Fortunately, we have some helpful tips, food for thought and some of the telltale signs of troubled behavior to watch out for, all to help guide anyone who's concerned about how to handle the transition.

To view the full-size PDF, simply click on the image below. And be sure to share this post with your friends and family!

PDF Document
PDF Document

Futuristic Pet Technologies & Gadgets

smart-dog

Fans of Doctor Who and The Hitchhiker’s Guide to the Galaxy know of the amazing convenience offered by the T.A.R.D.I.S. and Babel fish, both of which offer real-time translation of any form of communication, from humans to animals to aliens. A device allowing for instantaneous translation has long fired the imagination of many.

The language barriers have been breaking down since the launch of the internet’s first translation website (interestingly enough, called babelfish). We haven’t gotten to the point Douglas Adams envisioned just yet, but technology inches us ever nearer this holy grail of communication.

These days, all you need is your phone to get around the world. For example, Google’s Translate app allows you to translate road signs and blocks of text with nothing more than your camera phone!

While such advances are remarkable, we’ve only gotten as far as other humans. Cat meows, dog barks, bird chirps, and whale songs are just as much of a mystery to us as they have ever been … but that may soon change. According to a report commissioned by Amazon*, pet translators could be on the market within the next decade. What would that even look like?

The obvious problem with the concept is that dogs and cats don’t rely on verbal communication the way we do. Cats don’t even meow to other cats, just to people. A collar that claims to translate vocalizations therefore isn’t going to give us a whole lot of useful information. Therefore, one would ideally require some sort of technology that would evaluate body language, which is integral to the way that so many pets communicate.

lap-dog-ball

For the past decade, wearable tech has struggled to come up with a device that pet parents actually find useful. Smart implements claiming to translate barks fell by the wayside quickly, due to impractical tech. GPS trackers fared a bit better, but most people find they don’t lose track of their dogs and cats often enough to need them. But the final path to progress, at least based on how the technology has evolved recently, seems to be in devices that capture and interpret a pet’s movement.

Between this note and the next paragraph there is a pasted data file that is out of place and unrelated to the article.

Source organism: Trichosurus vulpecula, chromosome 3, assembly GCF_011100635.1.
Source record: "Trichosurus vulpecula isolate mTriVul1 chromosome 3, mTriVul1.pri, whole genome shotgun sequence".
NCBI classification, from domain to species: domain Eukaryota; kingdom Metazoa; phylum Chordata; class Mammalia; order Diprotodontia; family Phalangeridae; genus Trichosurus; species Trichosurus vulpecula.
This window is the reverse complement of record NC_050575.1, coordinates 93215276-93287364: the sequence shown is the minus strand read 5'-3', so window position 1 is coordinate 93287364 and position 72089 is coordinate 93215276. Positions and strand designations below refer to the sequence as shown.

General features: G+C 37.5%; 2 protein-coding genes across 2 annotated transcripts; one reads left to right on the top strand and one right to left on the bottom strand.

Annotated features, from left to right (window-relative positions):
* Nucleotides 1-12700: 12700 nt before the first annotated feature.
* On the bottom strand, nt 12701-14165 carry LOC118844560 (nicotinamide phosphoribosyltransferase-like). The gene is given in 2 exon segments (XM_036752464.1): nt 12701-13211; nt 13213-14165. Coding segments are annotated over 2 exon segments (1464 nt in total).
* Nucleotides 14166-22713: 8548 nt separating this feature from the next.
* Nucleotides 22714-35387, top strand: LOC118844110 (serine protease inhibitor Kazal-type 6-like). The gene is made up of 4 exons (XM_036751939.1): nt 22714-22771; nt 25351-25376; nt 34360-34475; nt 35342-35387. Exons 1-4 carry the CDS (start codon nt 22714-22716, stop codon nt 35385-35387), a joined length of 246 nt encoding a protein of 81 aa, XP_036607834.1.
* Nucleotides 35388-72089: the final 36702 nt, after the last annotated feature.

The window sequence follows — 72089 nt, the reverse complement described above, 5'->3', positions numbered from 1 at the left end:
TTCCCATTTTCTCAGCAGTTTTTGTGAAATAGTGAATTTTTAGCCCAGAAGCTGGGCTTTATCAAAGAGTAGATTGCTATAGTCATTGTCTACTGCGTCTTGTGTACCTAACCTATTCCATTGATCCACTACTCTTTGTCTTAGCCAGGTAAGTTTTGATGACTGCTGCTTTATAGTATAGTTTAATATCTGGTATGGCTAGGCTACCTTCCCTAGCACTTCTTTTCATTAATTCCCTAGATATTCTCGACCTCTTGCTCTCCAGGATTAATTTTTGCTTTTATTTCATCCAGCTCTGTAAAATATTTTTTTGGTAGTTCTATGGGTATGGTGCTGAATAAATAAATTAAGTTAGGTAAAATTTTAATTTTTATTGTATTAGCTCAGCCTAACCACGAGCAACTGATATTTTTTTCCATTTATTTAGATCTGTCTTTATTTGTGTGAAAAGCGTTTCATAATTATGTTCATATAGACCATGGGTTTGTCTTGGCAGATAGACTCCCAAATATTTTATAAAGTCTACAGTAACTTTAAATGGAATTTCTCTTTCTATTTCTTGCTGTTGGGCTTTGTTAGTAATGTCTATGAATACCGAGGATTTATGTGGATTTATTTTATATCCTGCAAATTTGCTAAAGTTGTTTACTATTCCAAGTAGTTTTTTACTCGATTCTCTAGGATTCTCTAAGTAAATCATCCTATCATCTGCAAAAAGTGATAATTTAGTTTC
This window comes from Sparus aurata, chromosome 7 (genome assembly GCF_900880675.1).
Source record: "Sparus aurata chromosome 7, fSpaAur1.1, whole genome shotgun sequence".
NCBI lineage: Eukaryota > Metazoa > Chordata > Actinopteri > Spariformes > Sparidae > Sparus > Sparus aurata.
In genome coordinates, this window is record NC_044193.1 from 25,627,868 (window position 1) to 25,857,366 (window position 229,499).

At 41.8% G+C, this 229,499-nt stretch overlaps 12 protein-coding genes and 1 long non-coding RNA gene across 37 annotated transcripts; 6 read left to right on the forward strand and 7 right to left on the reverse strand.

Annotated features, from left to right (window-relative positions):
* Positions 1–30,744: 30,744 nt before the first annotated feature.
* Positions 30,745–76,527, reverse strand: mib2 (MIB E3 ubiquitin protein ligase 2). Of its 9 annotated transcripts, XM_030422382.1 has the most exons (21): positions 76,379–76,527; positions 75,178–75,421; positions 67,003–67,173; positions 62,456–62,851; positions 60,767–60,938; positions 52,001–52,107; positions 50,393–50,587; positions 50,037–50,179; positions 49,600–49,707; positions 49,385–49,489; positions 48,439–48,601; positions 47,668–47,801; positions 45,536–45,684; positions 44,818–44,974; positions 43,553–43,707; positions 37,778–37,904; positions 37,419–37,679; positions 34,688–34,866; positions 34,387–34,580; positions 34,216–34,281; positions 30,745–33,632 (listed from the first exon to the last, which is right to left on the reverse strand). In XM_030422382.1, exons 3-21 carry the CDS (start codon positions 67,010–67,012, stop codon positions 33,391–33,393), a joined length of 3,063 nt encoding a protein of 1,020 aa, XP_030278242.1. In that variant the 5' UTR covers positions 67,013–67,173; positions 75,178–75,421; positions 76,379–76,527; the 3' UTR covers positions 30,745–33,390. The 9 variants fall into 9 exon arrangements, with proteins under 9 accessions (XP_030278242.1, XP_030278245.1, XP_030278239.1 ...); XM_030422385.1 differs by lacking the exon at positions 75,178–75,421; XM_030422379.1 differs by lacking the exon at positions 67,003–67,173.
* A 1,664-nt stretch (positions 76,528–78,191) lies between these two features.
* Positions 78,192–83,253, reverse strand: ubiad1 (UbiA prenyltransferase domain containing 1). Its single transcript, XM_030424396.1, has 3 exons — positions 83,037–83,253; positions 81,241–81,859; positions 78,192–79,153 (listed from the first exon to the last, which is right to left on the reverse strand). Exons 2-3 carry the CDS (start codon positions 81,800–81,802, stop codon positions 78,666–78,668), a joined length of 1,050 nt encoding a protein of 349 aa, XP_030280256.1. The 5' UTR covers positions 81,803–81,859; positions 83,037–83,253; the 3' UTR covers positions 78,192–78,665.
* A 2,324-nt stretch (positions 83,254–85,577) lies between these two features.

Fitbit-like devices that simply tell you how much exercise a pet is getting aren’t that popular. Rather than responding to the tracker’s complaints by upping daily walks with the dogs, most people simply put the trackers in the drawer to avoid the guilt. But rather than focus on the amount of movement, pet trackers are now trying to determine patterns of motion. The newest trackers claim to recognize not only the length of physical activity but the type. Consequently, they’re able to differentiate between an itchy dog scratching all night from an anxious dog pacing around the house. Even better, these trackers could even help pet parents determine if that new allergy drug is helping, or if a dog on arthritis medication is feeling any better. Actions speak louder than words, right?

At the end of the day, as researcher John Bradshaw points out**, technology shouldn’t replace pet parents simply doing a better job of understanding the needs of their dog. A person who lives in a small apartment and works 12 hours a day may run into problems if they adopt a Weimaraner puppy. Knowing that your dog spends the first 15 minutes after you leave the house running at warp speed or tearing up the cushions is useless unless you realize this likely indicates separation anxiety, which can’t be resolved without some sort of behavioral intervention. The true benefit of these technologies is in getting a better handle on what is going on when we aren’t present.

canine-buddies

If you’re an early adopter of pet tech, you’ve probably accumulated all sorts of gizmos. Dog cameras that spit out treats with the push of a phone’s button. Remote tennis ball launchers. Specialized collars that can track a dog’s respiratory rate throughout the day. One of the more popular pieces of pet tech is the Nest camera. Many a canine and feline mystery has been solved thanks to the watchful eye of hi-def video monitoring.

The path to technological advancement is by necessity littered with castoff items that fail to meet their potential, but that’s the nature of innovation. For all the times we try out a new gadget and never use it again, there are occasionally bursts of technical genius that truly makes life better for us and our companion animals.

So, what do you think Life’s Abundance reader? Are you itching to try out mind-bending future tech to communicate with you companion animal? Or are you content with your own tried-and-true methods when it comes to canine interactions? Share your thoughts in the comments section below!